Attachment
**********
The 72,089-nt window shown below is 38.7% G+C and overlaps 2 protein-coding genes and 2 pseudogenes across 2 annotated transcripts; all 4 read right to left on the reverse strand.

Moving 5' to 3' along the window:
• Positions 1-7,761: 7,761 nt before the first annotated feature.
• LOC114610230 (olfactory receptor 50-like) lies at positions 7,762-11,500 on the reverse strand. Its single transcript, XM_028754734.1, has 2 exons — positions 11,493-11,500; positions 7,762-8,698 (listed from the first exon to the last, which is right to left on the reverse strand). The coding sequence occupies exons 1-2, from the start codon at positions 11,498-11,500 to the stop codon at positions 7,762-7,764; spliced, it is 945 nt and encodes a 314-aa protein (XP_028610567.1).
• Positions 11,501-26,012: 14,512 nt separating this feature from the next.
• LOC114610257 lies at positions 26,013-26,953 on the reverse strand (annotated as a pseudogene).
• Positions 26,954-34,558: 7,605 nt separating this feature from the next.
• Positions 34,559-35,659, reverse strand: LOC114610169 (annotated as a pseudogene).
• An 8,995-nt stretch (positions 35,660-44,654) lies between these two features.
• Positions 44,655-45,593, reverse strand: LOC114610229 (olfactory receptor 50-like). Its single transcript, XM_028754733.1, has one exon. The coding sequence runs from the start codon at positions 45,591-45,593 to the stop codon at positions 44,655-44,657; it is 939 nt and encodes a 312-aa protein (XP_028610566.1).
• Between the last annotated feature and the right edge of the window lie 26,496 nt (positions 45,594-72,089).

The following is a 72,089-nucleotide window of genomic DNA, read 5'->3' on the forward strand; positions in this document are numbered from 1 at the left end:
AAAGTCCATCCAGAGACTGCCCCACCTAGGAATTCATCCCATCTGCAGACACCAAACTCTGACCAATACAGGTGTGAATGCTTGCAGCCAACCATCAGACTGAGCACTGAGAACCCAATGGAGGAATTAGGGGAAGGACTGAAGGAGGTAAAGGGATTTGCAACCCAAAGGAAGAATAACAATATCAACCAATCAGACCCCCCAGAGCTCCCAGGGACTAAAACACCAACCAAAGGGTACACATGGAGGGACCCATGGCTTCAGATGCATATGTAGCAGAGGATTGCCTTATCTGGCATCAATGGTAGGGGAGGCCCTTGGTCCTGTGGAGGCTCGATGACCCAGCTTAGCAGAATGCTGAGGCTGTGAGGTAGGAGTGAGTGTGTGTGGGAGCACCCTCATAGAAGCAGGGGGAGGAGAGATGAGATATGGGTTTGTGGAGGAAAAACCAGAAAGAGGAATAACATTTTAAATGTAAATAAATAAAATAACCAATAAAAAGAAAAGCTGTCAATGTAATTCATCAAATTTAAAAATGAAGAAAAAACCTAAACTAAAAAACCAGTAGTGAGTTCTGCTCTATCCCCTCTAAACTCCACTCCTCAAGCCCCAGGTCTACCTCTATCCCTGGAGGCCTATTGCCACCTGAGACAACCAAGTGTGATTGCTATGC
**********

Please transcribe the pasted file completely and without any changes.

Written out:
The 72,089-nt window shown below is 38.7% G+C and overlaps 2 protein-coding genes and 2 pseudogenes across 2 annotated transcripts; all 4 read right to left on the reverse strand.

Moving 5' to 3' along the window:
• Positions 1-7,761: 7,761 nt before the first annotated feature.
• LOC114610230 (olfactory receptor 50-like) lies at positions 7,762-11,500 on the reverse strand. Its single transcript, XM_028754734.1, has 2 exons — positions 11,493-11,500; positions 7,762-8,698 (listed from the first exon to the last, which is right to left on the reverse strand). The coding sequence occupies exons 1-2, from the start codon at positions 11,498-11,500 to the stop codon at positions 7,762-7,764; spliced, it is 945 nt and encodes a 314-aa protein (XP_028610567.1).
• Positions 11,501-26,012: 14,512 nt separating this feature from the next.
• LOC114610257 lies at positions 26,013-26,953 on the reverse strand (annotated as a pseudogene).
• Positions 26,954-34,558: 7,605 nt separating this feature from the next.
• Positions 34,559-35,659, reverse strand: LOC114610169 (annotated as a pseudogene).
• An 8,995-nt stretch (positions 35,660-44,654) lies between these two features.
• Positions 44,655-45,593, reverse strand: LOC114610229 (olfactory receptor 50-like). Its single transcript, XM_028754733.1, has one exon. The coding sequence runs from the start codon at positions 45,591-45,593 to the stop codon at positions 44,655-44,657; it is 939 nt and encodes a 312-aa protein (XP_028610566.1).
• Between the last annotated feature and the right edge of the window lie 26,496 nt (positions 45,594-72,089).

The following is a 72,089-nucleotide window of genomic DNA, read 5'->3' on the forward strand; positions in this document are numbered from 1 at the left end:
AAAGTCCATCCAGAGACTGCCCCACCTAGGAATTCATCCCATCTGCAGACACCAAACTCTGACCAATACAGGTGTGAATGCTTGCAGCCAACCATCAGACTGAGCACTGAGAACCCAATGGAGGAATTAGGGGAAGGACTGAAGGAGGTAAAGGGATTTGCAACCCAAAGGAAGAATAACAATATCAACCAATCAGACCCCCCAGAGCTCCCAGGGACTAAAACACCAACCAAAGGGTACACATGGAGGGACCCATGGCTTCAGATGCATATGTAGCAGAGGATTGCCTTATCTGGCATCAATGGTAGGGGAGGCCCTTGGTCCTGTGGAGGCTCGATGACCCAGCTTAGCAGAATGCTGAGGCTGTGAGGTAGGAGTGAGTGTGTGTGGGAGCACCCTCATAGAAGCAGGGGGAGGAGAGATGAGATATGGGTTTGTGGAGGAAAAACCAGAAAGAGGAATAACATTTTAAATGTAAATAAATAAAATAACCAATAAAAAGAAAAGCTGTCAATGTAATTCATCAAATTTAAAAATGAAGAAAAAACCTAAACTAAAAAACCAGTAGTGAGTTCTGCTCTATCCCCTCTAAACTCCACTCCTCAAGCCCCAGGTCTACCTCTATCCCTGGAGGCCTATTGCCACCTGAGACAACCAAGTGTGATTGCTATGC